After my success with my little bitty cast-iron frying pan, I told my husband that I'd like to get another, bigger one. He replied that he might have an old one from camping hiding somewhere in his parents' garage.
Oh. My. Goodness.
He didn't tell me it was for frying whole fish or a side of elk. He presented me with a huge, 13 3/8 inch frying pan, encrusted with layers of dirt, rust, and old grease. But he said I could use it. If I could lift it, that is.
All I have to say is, it's a good thing my excitement about cast iron cookware is still so new.
I rolled up my figurative sleeves and started scrubbing away at that thing last night, determined to get it back in shape so I could make monstrously huge berry cobblers in the oven to feed forty people (you know, just in case).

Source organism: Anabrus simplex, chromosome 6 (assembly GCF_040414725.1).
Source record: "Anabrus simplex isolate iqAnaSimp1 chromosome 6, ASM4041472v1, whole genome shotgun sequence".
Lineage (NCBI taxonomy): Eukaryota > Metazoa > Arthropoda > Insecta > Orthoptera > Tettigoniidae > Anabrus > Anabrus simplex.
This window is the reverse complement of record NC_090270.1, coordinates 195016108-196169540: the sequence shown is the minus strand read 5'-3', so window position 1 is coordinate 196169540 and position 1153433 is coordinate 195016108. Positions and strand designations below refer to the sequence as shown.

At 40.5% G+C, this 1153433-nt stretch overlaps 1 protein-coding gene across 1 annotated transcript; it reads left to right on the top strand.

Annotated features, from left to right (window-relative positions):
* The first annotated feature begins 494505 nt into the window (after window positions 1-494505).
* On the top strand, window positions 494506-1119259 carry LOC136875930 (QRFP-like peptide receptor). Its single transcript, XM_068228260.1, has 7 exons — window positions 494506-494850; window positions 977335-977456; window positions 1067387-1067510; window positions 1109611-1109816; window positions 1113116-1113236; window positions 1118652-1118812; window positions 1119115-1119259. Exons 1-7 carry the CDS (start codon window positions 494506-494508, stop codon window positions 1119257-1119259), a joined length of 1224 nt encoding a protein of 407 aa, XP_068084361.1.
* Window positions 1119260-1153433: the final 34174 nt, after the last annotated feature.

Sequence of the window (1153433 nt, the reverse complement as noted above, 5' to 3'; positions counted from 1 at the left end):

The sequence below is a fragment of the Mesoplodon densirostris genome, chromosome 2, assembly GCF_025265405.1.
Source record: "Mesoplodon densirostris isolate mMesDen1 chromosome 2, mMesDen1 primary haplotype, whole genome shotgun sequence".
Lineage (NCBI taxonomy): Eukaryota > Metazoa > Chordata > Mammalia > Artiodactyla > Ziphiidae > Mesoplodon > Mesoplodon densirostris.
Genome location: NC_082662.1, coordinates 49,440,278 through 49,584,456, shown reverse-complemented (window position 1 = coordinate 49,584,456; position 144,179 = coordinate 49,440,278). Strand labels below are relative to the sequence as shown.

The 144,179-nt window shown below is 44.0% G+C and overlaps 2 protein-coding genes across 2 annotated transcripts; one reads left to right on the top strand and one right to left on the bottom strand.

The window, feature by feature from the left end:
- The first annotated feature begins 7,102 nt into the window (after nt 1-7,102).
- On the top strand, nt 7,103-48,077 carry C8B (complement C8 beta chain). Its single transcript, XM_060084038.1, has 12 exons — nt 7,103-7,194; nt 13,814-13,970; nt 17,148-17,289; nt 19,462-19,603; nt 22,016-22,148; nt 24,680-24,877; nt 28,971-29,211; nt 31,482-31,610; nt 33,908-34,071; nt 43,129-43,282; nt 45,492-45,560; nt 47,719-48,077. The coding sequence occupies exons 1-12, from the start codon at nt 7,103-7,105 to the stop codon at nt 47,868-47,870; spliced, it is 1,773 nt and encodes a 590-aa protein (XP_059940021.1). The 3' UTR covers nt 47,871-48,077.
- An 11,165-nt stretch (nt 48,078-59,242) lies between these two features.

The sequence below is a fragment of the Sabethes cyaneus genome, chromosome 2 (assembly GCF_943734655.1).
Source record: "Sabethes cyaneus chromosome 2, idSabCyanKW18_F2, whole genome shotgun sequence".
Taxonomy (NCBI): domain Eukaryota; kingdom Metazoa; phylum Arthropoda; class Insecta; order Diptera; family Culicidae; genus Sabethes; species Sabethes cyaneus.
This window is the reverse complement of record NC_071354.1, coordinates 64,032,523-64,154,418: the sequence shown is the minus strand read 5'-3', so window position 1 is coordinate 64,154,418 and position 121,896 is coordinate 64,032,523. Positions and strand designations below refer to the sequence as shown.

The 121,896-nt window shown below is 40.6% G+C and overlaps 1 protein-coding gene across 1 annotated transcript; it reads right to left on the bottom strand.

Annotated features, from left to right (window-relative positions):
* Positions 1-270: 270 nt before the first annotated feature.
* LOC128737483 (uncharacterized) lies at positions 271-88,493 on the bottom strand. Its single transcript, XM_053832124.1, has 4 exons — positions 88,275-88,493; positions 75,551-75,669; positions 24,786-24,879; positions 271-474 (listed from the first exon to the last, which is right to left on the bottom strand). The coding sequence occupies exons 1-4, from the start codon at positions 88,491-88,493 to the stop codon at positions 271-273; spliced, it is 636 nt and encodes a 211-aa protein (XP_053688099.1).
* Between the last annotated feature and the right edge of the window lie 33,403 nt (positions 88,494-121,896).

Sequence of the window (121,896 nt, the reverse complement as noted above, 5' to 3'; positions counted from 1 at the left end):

There are muscles in my arms which I never would have discovered if it weren't for all that rust. As each arm began to burn, I would switch to the other arm, scrubbing as hard as I could with my little stainless-steel scrubber. My husband had the idea of pouring pepsi on the pan to loosen the rust, and, I must say, it worked like a charm. And, it gave me one more reason never to drink soft drinks again.
By the time I was done, an inky black liquid had been sprayed all over the kitchen. With each scrub, drops flew across the sink and landed on the clean dishes, the not-so-clean floor, and even my shirt. (Oddly enough, once I put my apron on, I didn't get any more on my clothes.) It looked like a very stressed-out octopus had been put in a blender with the lid off and the power on.
But the deed was done. The pan was as clean as it was going to get. We lovingly coated it with (a little too much) oil and placed it in the oven to season for an hour.
This morning, I got up, put on some coffee, and wondered if it would be silly to scramble four eggs in a pan that would fit two dozen. I decided, sadly, that it would be. But that's okay. I'll just think of a dinner dish that will put the pan through its paces tonight.
And maybe I'll do some online shopping, gazing wistfully at stove tops with bigger burners while I run my fingers over the smooth, black surface of my new old cast-iron pan.